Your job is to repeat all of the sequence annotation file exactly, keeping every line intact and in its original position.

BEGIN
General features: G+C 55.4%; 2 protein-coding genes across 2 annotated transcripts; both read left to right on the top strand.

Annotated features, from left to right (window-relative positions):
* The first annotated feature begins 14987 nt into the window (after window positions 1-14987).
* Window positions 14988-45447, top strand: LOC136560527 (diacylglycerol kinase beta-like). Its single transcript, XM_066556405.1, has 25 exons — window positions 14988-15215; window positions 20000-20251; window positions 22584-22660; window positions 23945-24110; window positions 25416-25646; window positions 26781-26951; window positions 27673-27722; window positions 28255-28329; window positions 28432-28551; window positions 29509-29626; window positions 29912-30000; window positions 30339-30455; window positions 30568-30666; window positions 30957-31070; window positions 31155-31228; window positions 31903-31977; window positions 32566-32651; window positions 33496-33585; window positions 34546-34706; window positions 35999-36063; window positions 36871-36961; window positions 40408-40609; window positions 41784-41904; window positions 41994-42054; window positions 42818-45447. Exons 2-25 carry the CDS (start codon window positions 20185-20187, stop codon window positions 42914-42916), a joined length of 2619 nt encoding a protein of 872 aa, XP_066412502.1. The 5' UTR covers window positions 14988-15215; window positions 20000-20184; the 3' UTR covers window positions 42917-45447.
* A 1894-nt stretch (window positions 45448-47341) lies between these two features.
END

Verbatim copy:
General features: G+C 55.4%; 2 protein-coding genes across 2 annotated transcripts; both read left to right on the top strand.

Annotated features, from left to right (window-relative positions):
* The first annotated feature begins 14987 nt into the window (after window positions 1-14987).
* Window positions 14988-45447, top strand: LOC136560527 (diacylglycerol kinase beta-like). Its single transcript, XM_066556405.1, has 25 exons — window positions 14988-15215; window positions 20000-20251; window positions 22584-22660; window positions 23945-24110; window positions 25416-25646; window positions 26781-26951; window positions 27673-27722; window positions 28255-28329; window positions 28432-28551; window positions 29509-29626; window positions 29912-30000; window positions 30339-30455; window positions 30568-30666; window positions 30957-31070; window positions 31155-31228; window positions 31903-31977; window positions 32566-32651; window positions 33496-33585; window positions 34546-34706; window positions 35999-36063; window positions 36871-36961; window positions 40408-40609; window positions 41784-41904; window positions 41994-42054; window positions 42818-45447. Exons 2-25 carry the CDS (start codon window positions 20185-20187, stop codon window positions 42914-42916), a joined length of 2619 nt encoding a protein of 872 aa, XP_066412502.1. The 5' UTR covers window positions 14988-15215; window positions 20000-20184; the 3' UTR covers window positions 42917-45447.
* A 1894-nt stretch (window positions 45448-47341) lies between these two features.